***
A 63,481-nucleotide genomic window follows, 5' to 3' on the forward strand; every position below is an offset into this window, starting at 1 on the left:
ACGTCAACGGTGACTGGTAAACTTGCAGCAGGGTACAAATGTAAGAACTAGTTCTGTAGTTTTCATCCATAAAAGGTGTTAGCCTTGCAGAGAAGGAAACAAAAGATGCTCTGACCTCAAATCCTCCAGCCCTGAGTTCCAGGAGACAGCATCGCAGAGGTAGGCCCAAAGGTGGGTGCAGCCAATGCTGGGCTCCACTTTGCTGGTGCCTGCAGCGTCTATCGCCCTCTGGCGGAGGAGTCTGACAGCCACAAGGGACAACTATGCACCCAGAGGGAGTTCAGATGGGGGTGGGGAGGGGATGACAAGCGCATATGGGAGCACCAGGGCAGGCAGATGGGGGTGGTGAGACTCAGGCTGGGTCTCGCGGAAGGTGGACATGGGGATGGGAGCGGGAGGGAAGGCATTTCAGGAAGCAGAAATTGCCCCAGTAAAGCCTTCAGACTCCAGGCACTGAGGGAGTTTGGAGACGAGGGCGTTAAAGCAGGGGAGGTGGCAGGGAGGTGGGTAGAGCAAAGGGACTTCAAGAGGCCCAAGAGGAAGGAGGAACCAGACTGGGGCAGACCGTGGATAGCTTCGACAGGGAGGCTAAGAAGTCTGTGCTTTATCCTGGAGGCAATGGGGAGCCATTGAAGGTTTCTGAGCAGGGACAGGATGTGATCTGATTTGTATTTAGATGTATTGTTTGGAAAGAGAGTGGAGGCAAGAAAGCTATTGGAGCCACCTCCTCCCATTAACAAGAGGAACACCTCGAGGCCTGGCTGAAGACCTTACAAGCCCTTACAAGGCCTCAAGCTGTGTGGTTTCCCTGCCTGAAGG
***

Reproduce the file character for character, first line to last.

A 63,481-nucleotide genomic window follows, 5' to 3' on the forward strand; every position below is an offset into this window, starting at 1 on the left:
ACGTCAACGGTGACTGGTAAACTTGCAGCAGGGTACAAATGTAAGAACTAGTTCTGTAGTTTTCATCCATAAAAGGTGTTAGCCTTGCAGAGAAGGAAACAAAAGATGCTCTGACCTCAAATCCTCCAGCCCTGAGTTCCAGGAGACAGCATCGCAGAGGTAGGCCCAAAGGTGGGTGCAGCCAATGCTGGGCTCCACTTTGCTGGTGCCTGCAGCGTCTATCGCCCTCTGGCGGAGGAGTCTGACAGCCACAAGGGACAACTATGCACCCAGAGGGAGTTCAGATGGGGGTGGGGAGGGGATGACAAGCGCATATGGGAGCACCAGGGCAGGCAGATGGGGGTGGTGAGACTCAGGCTGGGTCTCGCGGAAGGTGGACATGGGGATGGGAGCGGGAGGGAAGGCATTTCAGGAAGCAGAAATTGCCCCAGTAAAGCCTTCAGACTCCAGGCACTGAGGGAGTTTGGAGACGAGGGCGTTAAAGCAGGGGAGGTGGCAGGGAGGTGGGTAGAGCAAAGGGACTTCAAGAGGCCCAAGAGGAAGGAGGAACCAGACTGGGGCAGACCGTGGATAGCTTCGACAGGGAGGCTAAGAAGTCTGTGCTTTATCCTGGAGGCAATGGGGAGCCATTGAAGGTTTCTGAGCAGGGACAGGATGTGATCTGATTTGTATTTAGATGTATTGTTTGGAAAGAGAGTGGAGGCAAGAAAGCTATTGGAGCCACCTCCTCCCATTAACAAGAGGAACACCTCGAGGCCTGGCTGAAGACCTTACAAGCCCTTACAAGGCCTCAAGCTGTGTGGTTTCCCTGCCTGAAGG